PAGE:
John Prine’s ode to journalism

By Richard Lee

(Photo by Ron Baker)

If I had to find one thing in common about the musical body of work John Prine gave us, it would be the way each one of his songs evoked an emotion.

He made us laugh; he made us cry; he made us angry, and he made us smile (sometimes illegally).

“Dear Abby” was one of those songs that made us laugh. Each verse is written in the form of a letter to the well-known advice columnist, and the “Abby” in Prine’s song gives all of them the same advice: You really have nothing to complain about. Just be yourself and think positive.

You have no complaint

You are what you are and you ain’t what you ain’t

So listen up, buster, and listen up good

Stop wishing for bad luck and knocking on wood

Today, as I thought about John Prine, his life and his many songs, “Dear Abby” was the song that came to mind.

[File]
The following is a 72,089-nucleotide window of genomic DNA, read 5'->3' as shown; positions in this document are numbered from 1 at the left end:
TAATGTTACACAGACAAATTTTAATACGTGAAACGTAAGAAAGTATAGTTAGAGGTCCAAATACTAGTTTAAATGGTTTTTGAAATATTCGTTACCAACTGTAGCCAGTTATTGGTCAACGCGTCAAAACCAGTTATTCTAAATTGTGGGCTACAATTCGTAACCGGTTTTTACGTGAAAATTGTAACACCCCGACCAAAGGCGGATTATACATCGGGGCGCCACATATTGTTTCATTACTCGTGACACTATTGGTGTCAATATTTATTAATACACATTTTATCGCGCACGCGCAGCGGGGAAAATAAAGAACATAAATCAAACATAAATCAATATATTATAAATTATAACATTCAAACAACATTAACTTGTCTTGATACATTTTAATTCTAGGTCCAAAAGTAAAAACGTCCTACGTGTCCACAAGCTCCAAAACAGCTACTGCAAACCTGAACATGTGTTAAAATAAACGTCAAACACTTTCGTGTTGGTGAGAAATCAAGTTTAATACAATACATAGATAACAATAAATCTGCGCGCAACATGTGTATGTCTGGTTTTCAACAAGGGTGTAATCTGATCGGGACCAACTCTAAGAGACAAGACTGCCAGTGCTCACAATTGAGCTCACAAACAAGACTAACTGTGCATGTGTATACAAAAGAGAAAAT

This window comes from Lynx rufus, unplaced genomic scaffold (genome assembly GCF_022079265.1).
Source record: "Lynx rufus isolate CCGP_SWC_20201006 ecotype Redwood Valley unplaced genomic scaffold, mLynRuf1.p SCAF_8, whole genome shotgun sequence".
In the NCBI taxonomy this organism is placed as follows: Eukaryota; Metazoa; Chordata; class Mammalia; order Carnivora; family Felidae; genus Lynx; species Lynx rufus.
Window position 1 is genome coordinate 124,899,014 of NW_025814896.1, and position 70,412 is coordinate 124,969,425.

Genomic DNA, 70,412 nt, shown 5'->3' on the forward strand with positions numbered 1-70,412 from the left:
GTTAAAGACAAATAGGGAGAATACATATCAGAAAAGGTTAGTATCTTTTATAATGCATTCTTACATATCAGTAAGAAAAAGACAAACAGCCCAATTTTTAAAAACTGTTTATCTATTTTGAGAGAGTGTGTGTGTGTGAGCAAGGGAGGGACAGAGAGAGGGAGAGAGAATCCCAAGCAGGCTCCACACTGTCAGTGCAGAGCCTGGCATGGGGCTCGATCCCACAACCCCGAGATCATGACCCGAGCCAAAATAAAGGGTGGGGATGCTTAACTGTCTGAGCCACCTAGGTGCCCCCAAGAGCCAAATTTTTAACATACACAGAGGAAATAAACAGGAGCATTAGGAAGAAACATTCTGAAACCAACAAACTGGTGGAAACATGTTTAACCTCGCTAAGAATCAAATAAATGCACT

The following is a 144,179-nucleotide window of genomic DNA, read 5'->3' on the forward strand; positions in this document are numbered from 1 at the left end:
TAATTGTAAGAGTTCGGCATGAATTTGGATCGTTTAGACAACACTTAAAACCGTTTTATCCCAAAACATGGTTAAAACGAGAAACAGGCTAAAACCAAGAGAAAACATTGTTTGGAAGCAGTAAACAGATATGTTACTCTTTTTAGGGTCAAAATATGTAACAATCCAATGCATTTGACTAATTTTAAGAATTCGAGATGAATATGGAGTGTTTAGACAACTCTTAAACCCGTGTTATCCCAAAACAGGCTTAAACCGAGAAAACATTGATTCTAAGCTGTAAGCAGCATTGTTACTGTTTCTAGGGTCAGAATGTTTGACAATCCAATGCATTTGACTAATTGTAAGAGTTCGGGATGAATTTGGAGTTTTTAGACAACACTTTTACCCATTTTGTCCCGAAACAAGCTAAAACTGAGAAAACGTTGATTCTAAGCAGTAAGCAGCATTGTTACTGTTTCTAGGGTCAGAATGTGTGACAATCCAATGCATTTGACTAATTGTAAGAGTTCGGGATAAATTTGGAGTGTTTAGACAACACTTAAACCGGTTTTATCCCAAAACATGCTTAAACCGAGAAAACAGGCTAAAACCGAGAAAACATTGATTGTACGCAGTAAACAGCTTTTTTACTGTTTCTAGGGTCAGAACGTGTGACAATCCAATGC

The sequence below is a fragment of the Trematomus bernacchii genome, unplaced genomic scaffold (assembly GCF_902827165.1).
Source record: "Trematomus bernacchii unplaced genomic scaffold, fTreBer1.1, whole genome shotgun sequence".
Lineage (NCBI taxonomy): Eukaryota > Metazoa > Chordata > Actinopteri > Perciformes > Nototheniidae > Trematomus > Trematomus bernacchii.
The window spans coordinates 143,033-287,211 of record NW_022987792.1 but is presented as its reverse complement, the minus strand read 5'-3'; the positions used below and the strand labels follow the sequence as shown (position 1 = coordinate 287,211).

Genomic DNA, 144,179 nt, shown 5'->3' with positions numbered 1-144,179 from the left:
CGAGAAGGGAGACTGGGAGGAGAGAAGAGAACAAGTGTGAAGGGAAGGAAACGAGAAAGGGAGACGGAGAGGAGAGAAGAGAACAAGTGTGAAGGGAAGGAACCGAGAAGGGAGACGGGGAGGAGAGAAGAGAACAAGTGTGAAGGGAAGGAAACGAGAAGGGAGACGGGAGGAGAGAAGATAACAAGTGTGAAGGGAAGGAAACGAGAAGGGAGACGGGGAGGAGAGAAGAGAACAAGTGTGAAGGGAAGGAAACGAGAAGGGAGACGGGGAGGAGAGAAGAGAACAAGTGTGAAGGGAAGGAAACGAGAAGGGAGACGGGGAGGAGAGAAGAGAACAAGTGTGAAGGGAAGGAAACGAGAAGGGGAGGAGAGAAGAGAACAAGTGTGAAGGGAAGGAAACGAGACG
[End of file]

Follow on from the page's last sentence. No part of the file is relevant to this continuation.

Since its inception in 1956, the Dear Abby advice column has been a way for people to turn to newspapers (now online news sites) for advice and guidance. In many ways, this is what is happening today. We turn to journalists to learn what is open and what is closed, how many people are infected with COVID-19, what we can do to protect ourselves, and what our health care experts and government leaders are advising.

Thank you, John Prine. May you rest in peace amid the angels from Montgomery, and don’t by shy about reminding folks up there that you were the singer/somgwriter who penned “Your Flag Decal Won’t Get You Into Heaven Anymore.”

Richard Lee, executive director of the Jandoli Institute, is a former music journalist who often writes about the intersection of music and current events.

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